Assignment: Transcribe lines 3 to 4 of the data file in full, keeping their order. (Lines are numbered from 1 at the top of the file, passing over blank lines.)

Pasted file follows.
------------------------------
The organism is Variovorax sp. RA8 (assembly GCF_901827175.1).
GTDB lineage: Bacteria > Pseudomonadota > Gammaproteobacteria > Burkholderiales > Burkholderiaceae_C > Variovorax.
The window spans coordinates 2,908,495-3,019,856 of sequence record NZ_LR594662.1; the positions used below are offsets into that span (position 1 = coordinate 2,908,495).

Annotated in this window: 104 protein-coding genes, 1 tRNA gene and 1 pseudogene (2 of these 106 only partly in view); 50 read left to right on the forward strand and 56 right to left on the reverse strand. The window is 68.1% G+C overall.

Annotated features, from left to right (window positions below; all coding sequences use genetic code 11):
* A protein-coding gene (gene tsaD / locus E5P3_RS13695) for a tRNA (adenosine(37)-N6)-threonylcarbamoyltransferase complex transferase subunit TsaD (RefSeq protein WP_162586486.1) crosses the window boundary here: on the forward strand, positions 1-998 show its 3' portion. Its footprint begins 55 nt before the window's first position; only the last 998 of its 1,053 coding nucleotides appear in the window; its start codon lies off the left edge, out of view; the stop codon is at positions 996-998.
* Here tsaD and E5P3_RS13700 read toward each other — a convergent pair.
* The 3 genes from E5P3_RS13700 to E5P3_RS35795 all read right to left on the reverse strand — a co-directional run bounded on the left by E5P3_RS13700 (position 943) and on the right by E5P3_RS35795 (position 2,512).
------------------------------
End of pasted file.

The window spans coordinates 2,908,495-3,019,856 of sequence record NZ_LR594662.1; the positions used below are offsets into that span (position 1 = coordinate 2,908,495).

Annotated in this window: 104 protein-coding genes, 1 tRNA gene and 1 pseudogene (2 of these 106 only partly in view); 50 read left to right on the forward strand and 56 right to left on the reverse strand. The window is 68.1% G+C overall.